Col van der Walt said that this project was deployed in January and February and had encountered several difficulties, including administrative problems, because the teams from South Africa, Belgium and the DRC had been dispersed over the DRC. It had not been underway long enough to tell whether it would be successful, but it will continue until April with a possible extension of months or years. There were six brigades to be reintegrated, which would take time.

R Adm Ratala said that the country was vast and the issues in many areas were complex. In Kivus, the people had been directly dealing and trading with Rwanda rather than working through the DRC government, and it was difficult to bring these areas back under government control.

The Chairperson asked if the AU intention to disarm combatants had been changed to the removal of combatants instead. If this was the case, he asked whether it would require a change in the mission mandate. He also asked what difference a robust approach would make to the existing rules of engagement and whether a robust approach would be used in dealing with the deaths of the nine Bangladeshi soldiers. Pacification was listed as a mission concept but differed from peacekeeping. The Chairperson asked if this change in terminology anticipated a change in the mission and whether that would be an AU or UN decision to make. He also asked for specific numbers of troops in different areas of the Congo.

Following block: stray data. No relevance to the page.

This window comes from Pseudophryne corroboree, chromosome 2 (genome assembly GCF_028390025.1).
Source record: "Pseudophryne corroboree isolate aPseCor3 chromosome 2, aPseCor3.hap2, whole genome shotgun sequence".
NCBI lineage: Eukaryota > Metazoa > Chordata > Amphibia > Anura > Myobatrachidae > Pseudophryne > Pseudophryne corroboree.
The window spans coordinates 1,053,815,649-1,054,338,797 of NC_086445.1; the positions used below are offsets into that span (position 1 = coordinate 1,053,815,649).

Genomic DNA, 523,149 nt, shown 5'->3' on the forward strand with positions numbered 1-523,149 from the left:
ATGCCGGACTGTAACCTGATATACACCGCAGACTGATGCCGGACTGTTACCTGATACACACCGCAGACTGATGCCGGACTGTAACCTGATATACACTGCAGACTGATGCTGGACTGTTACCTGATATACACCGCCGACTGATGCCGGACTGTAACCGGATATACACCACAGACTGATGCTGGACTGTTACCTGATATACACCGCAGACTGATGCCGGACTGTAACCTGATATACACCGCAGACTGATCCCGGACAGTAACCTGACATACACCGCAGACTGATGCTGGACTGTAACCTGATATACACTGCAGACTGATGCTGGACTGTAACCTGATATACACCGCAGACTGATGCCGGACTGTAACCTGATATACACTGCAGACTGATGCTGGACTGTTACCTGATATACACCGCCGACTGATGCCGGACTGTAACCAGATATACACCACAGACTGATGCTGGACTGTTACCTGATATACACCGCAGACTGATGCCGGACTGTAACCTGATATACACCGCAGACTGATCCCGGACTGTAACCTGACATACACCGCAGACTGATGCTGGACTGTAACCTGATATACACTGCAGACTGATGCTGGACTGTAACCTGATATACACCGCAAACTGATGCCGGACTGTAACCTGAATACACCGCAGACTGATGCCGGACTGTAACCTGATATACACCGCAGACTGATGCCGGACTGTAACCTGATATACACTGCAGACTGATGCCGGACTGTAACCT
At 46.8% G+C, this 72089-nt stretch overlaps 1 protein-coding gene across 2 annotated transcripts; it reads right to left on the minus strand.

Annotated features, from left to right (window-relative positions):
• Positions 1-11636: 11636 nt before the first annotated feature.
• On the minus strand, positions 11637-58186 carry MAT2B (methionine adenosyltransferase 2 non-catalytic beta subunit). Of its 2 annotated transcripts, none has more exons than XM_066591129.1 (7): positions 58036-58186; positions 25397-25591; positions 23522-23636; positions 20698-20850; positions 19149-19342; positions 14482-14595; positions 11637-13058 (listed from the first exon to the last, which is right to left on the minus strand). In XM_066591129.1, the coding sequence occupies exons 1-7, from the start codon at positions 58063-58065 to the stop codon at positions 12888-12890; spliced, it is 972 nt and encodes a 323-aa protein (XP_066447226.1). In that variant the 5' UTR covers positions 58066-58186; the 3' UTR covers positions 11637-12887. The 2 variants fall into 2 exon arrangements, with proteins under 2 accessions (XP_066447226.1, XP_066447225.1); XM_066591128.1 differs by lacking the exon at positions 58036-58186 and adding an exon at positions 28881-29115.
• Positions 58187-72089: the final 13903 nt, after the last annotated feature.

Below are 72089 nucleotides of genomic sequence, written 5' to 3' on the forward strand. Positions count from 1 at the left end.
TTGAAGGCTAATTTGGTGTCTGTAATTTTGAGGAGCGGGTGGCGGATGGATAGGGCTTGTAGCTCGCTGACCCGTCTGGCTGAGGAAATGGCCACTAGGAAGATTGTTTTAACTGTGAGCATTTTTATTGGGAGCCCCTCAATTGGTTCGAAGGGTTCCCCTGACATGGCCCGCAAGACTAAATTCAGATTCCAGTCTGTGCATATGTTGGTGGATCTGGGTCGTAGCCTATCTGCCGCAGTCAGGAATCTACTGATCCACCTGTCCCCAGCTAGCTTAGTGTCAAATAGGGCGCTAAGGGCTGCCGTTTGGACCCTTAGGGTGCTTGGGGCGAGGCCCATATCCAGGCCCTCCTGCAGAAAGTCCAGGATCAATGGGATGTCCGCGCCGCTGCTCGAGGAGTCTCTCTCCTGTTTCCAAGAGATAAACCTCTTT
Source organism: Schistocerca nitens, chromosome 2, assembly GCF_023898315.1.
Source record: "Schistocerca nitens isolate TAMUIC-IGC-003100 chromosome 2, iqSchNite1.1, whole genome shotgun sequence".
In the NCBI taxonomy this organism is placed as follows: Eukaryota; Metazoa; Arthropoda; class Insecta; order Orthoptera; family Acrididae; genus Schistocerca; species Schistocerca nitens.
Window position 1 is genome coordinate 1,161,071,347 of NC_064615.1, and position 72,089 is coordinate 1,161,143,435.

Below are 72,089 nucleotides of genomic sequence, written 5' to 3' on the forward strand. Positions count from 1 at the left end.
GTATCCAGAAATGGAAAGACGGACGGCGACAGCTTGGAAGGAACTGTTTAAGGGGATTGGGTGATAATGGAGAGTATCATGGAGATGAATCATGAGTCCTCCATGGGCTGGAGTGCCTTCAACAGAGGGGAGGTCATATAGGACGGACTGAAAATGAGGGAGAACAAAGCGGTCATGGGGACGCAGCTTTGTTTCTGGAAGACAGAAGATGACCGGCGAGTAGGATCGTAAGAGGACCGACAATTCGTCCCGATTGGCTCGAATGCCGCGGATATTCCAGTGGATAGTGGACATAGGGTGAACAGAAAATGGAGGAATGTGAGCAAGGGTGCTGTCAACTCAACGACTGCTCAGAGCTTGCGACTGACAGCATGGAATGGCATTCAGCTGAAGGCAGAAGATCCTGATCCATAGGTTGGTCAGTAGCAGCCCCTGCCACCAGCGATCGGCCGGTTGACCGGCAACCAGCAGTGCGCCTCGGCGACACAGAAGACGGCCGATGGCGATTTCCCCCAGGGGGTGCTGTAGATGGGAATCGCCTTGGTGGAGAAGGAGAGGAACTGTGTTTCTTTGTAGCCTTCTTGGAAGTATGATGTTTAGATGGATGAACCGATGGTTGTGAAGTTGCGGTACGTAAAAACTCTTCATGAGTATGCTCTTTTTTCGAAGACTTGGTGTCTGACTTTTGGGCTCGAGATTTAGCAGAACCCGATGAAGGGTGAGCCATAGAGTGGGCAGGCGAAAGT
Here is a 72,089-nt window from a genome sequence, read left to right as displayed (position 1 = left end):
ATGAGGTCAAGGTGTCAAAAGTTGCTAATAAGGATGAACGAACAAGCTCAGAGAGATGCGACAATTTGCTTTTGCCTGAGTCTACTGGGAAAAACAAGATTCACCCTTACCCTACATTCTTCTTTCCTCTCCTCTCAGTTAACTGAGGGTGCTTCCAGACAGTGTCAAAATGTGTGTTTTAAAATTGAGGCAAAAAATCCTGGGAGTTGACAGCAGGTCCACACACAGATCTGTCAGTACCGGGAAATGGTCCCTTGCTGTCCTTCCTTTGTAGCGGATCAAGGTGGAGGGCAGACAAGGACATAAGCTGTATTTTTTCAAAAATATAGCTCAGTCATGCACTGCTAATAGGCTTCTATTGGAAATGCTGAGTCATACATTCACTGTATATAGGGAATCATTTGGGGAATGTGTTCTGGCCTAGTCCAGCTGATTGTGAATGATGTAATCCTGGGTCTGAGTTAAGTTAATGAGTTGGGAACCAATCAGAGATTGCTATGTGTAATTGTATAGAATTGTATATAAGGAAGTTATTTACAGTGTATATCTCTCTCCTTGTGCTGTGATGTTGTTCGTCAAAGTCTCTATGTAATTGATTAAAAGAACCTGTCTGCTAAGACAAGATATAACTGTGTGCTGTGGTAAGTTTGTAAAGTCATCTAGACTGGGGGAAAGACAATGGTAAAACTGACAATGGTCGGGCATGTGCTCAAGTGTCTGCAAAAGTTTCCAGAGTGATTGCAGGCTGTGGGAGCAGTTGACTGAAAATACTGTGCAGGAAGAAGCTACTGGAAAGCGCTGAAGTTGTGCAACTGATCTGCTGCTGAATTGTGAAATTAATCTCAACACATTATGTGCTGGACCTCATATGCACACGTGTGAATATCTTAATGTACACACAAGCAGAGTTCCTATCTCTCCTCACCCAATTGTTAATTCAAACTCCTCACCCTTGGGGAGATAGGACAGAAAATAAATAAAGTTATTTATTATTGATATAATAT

R Adm Ratala said that MUNOC was under the UN mandate but that Kofi Annan’s representative was considering changing the mandate. The current mandate was not meeting the needs of the situation and needed a new approach, but no changes had yet been made.

Col van der Walt said that the mission in the DRC was a Chapter 7 mandate, which allowed for the force on the ground to defend itself with all means available and to protect civilians but it was not an offensive force. A possible new mandate could be expected in the future. Reconfiguration of the forces in the Eastern Congo and the brigades in Kivus and Ituri made provision for a more aggressive approach using attack helicopters and armoured personnel carriers. The AU could adopt a parallel mandate, but the UN would have to accommodate them as a separate force which would complicate the situation further. It was unlikely that this would happen soon, but if it did, it would have to be coordinated between the AU and the UN. The Ituri incident involved Bangladeshi soldiers and there had so far been no responsibility taken for their deaths. All troops acting as part of the integrated UN multinational force enjoyed the same privileges and support. In terms of South African deployment, there were 100-200 soldiers in Kindu, 500-600 in Goma, 250-300 in Beni and the remainder were in Kirumba. The total current strength was just under a thousand troops.